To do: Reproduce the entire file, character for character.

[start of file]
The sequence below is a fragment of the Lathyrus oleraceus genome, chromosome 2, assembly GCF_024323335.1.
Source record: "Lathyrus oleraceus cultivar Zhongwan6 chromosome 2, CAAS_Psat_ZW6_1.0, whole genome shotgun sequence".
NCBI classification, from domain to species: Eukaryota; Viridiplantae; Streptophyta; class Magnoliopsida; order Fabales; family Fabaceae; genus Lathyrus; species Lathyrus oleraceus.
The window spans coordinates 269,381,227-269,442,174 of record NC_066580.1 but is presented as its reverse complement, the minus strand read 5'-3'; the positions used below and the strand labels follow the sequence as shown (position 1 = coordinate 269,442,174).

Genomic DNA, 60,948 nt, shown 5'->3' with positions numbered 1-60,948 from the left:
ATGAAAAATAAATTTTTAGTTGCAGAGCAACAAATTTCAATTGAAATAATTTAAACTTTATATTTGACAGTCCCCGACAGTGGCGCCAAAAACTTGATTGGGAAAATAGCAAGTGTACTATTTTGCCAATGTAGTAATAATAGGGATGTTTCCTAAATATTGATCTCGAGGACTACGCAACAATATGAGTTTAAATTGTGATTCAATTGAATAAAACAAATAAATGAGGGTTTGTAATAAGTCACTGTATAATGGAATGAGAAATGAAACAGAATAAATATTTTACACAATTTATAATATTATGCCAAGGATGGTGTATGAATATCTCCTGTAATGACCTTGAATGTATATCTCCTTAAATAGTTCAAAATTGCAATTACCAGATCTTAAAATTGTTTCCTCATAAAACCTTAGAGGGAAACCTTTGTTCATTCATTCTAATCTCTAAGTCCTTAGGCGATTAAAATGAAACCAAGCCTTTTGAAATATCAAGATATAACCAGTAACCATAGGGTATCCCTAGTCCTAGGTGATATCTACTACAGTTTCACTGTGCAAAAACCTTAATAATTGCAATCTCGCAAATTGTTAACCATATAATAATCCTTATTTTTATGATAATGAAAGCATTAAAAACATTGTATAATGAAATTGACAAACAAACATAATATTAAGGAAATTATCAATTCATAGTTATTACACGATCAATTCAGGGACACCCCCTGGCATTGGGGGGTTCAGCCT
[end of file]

The sequence below is a fragment of the Lathyrus oleraceus genome, chromosome 2, assembly GCF_024323335.1.
Source record: "Lathyrus oleraceus cultivar Zhongwan6 chromosome 2, CAAS_Psat_ZW6_1.0, whole genome shotgun sequence".
NCBI classification, from domain to species: Eukaryota; Viridiplantae; Streptophyta; class Magnoliopsida; order Fabales; family Fabaceae; genus Lathyrus; species Lathyrus oleraceus.
The window spans coordinates 269,381,227-269,442,174 of record NC_066580.1 but is presented as its reverse complement, the minus strand read 5'-3'; the positions used below and the strand labels follow the sequence as shown (position 1 = coordinate 269,442,174).

Genomic DNA, 60,948 nt, shown 5'->3' with positions numbered 1-60,948 from the left:
ATGAAAAATAAATTTTTAGTTGCAGAGCAACAAATTTCAATTGAAATAATTTAAACTTTATATTTGACAGTCCCCGACAGTGGCGCCAAAAACTTGATTGGGAAAATAGCAAGTGTACTATTTTGCCAATGTAGTAATAATAGGGATGTTTCCTAAATATTGATCTCGAGGACTACGCAACAATATGAGTTTAAATTGTGATTCAATTGAATAAAACAAATAAATGAGGGTTTGTAATAAGTCACTGTATAATGGAATGAGAAATGAAACAGAATAAATATTTTACACAATTTATAATATTATGCCAAGGATGGTGTATGAATATCTCCTGTAATGACCTTGAATGTATATCTCCTTAAATAGTTCAAAATTGCAATTACCAGATCTTAAAATTGTTTCCTCATAAAACCTTAGAGGGAAACCTTTGTTCATTCATTCTAATCTCTAAGTCCTTAGGCGATTAAAATGAAACCAAGCCTTTTGAAATATCAAGATATAACCAGTAACCATAGGGTATCCCTAGTCCTAGGTGATATCTACTACAGTTTCACTGTGCAAAAACCTTAATAATTGCAATCTCGCAAATTGTTAACCATATAATAATCCTTATTTTTATGATAATGAAAGCATTAAAAACATTGTATAATGAAATTGACAAACAAACATAATATTAAGGAAATTATCAATTCATAGTTATTACACGATCAATTCAGGGACACCCCCTGGCATTGGGGGGTTCAGCCT